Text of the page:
Student coalition says Stanford growth data obscures impacts of development

Daily Post Staff Writer

A group of Stanford students has accused the university of using inaccurate numbers to obscure the impacts that a planned 2.3 million-square-foot expansion would have on the housing crisis, transportation and especially low-wage workers.

The Stanford Coalition for Planning an Equitable 2035, made up of undergraduate and graduate students, has penned a 35-page letter responding to the university’s draft environmental impact report for the 2018 General Use Permit.

The permit would allow Stanford to continue expanding through 2035. It’s up to the Santa Clara County Board of Supervisors to approve the university’s permit application or send it back for changes.

Housing and jobs

The coalition says Stanford is relying on a housing-to-jobs ratio that is out of date, underestimating the number of jobs created by the expansion. That, the coalition says, would result in too few housing units for the number of new students, faculty and workers.

Stanford’s draft report plans to build one unit of housing for every 1.56 jobs, a ratio that was established in a county policy in 1993, in a very different Silicon Valley when the housing crisis was less severe, according to the coalition.

The 2015 update to that policy introduced the ratio of one unit of housing for every 1.3 jobs. If Stanford brings 789 new faculty members to campus, and builds 550 homes for them, the university would be almost 60 homes short, the coalition points out.

More people

The expansion would also bring 961 postdoctoral researchers and 1,200 graduate students. Some 9,600 new students, faculty and workers are expected as a result of the expansion.

“Considering a housing deficit of 20 units was enough to declare housing a significant impact in the 2000 General Use Permit, the housing deficit here is at the very least a significant impact as well. At worst, it is egregious,” the coalition writes.

The university also plans to count about 450 graduate student housing units as low- and very low-income housing for the county’s Regional Housing Needs Allocation, an annual number of homes to be built imposed by the Association of Bay Area Governments for each community.

This would allow the unincorporated parts of the county, including Stanford, to get away with building less affordable housing than they would otherwise. The coalition points out that the grad student housing wouldn’t be accessible to anyone other than Stanford graduate students, so arguably shouldn’t be counted.


Developers who come up short in areas such as housing are required to pay an impact fee, which is set by the city or county government overseeing the development. A 2016 study in Palo Alto defined the city’s maximum justifiable fee that it could charge commercial developers was $264 per square foot. The suggested fee for the category was $35 per square foot so that the city could continue to attract commercial development, according to the coalition. Stanford, meanwhile, has proposed paying just $20 per square foot for academic space it builds.

The coalition has called for Stanford to up its housing impact fee from $35 per square foot to $177 per square foot as a conservative estimate of the university’s housing impact.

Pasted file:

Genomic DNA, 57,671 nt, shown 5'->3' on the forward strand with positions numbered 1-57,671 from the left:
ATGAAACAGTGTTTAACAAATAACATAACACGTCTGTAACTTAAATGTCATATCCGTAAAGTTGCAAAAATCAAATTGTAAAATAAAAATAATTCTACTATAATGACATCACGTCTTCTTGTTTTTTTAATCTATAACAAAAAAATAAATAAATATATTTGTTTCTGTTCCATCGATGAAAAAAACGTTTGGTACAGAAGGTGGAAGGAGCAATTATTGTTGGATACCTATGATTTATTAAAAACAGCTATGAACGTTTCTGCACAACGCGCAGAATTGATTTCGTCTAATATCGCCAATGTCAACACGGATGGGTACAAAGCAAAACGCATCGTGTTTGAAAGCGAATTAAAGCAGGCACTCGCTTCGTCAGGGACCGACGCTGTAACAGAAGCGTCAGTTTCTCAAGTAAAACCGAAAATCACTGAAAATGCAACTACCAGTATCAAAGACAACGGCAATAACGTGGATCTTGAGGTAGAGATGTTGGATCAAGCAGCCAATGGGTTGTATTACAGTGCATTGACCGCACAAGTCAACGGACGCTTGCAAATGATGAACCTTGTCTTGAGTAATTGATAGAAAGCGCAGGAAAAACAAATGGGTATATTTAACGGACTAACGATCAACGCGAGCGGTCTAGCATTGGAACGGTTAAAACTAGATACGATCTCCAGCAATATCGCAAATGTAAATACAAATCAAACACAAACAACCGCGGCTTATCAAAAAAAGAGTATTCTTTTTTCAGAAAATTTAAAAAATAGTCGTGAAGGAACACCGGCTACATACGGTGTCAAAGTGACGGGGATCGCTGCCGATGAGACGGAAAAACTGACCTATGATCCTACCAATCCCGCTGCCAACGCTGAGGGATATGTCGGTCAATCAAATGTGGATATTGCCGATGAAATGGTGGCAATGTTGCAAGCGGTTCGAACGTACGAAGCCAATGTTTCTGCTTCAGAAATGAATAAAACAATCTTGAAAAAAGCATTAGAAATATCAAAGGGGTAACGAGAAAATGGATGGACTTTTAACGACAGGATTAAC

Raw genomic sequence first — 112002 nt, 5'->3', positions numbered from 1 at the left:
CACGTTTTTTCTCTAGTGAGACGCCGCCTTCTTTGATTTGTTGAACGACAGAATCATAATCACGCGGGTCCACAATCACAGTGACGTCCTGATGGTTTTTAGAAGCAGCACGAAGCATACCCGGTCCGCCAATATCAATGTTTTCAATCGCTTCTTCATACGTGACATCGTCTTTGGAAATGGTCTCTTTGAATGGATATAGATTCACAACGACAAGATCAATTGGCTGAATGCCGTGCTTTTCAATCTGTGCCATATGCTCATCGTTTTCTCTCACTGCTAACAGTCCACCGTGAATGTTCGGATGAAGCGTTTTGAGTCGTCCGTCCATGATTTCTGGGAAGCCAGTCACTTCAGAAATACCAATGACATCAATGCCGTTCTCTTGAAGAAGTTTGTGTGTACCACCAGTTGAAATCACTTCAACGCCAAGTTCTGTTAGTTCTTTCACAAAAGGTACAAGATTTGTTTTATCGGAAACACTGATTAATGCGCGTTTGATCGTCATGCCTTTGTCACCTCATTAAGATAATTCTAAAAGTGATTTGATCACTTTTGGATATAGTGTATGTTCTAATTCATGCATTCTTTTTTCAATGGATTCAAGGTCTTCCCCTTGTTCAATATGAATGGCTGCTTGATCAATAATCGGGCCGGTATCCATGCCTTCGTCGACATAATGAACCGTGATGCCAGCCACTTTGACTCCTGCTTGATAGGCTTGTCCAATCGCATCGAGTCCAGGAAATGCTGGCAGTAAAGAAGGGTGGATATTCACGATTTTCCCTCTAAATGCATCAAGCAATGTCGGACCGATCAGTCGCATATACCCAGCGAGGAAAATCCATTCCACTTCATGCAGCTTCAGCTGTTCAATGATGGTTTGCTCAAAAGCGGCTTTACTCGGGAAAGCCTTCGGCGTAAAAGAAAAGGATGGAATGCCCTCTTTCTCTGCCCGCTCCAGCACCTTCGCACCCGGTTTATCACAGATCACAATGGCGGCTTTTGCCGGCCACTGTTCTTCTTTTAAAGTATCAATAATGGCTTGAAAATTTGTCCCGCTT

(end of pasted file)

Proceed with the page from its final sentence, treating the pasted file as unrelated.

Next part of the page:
It also accused the university of fudging the numbers on an analysis of vehicle traffic. The university included undergraduate and graduate students as part of “worker vehicle miles traveled.”

Numbers skewed

Because so many Stanford students live on or near campus, including them as workers would dramatically skew the number of miles the average worker would appear to travel to and from Stanford.

In 2015, the coalition cites, 4,788 off-campus students traveled 26,735 miles, while 22,661 workers traveled 249,058 miles each day.

The commute survey also doesn’t include third-party contractors, janitorial shift workers and construction workers.

Jean McCown, Stanford’s associate vice president of government and community relations, said she hadn’t read the 35-page letter.

“However, we have heard and understand their areas of interest from their comments in public meetings, among the many perspectives offered in those meetings,” McCown said. “Also, Stanford staff have met directly with students in the (Stanford Coalition for Planning an Equitable 2035) group several times and we welcome their participation in the process.”

The coalition has planned a demonstration for 10:30 a.m. today outside the Memorial Auditorium.


  1. Now that we’re in the final EIR stage, I’m hoping Joe Simitian and the other decision makers can do a thorough analysis of Stanford’s plans to determine how much housing will be necessary to accommodate this expansion. Then Stanford should be required to build that housing on campus, not shove off the burden on the community. Same for traffic.

  2. How is the Stanford proposal so far off the mark? Are they playing the old game of start with a lowball offer and negotiate to the middle.

  3. It’s curious how Stanford’s growth will have impacts on the housing supply and traffic in Palo Alto and Menlo Park, yet neither of those communities get a say about whether the plan is approved. If Stanford were under municipal control, it wouldn’t get a blanket approval for 2 million square feet of development over 15 or so years. It would have to get each project approved, as any other developer. Clearly Stanford doesn’t want to receive that kind of scrutiny on an ongoing basis. Maybe it’s time for Palo Alto to annex Stanford???

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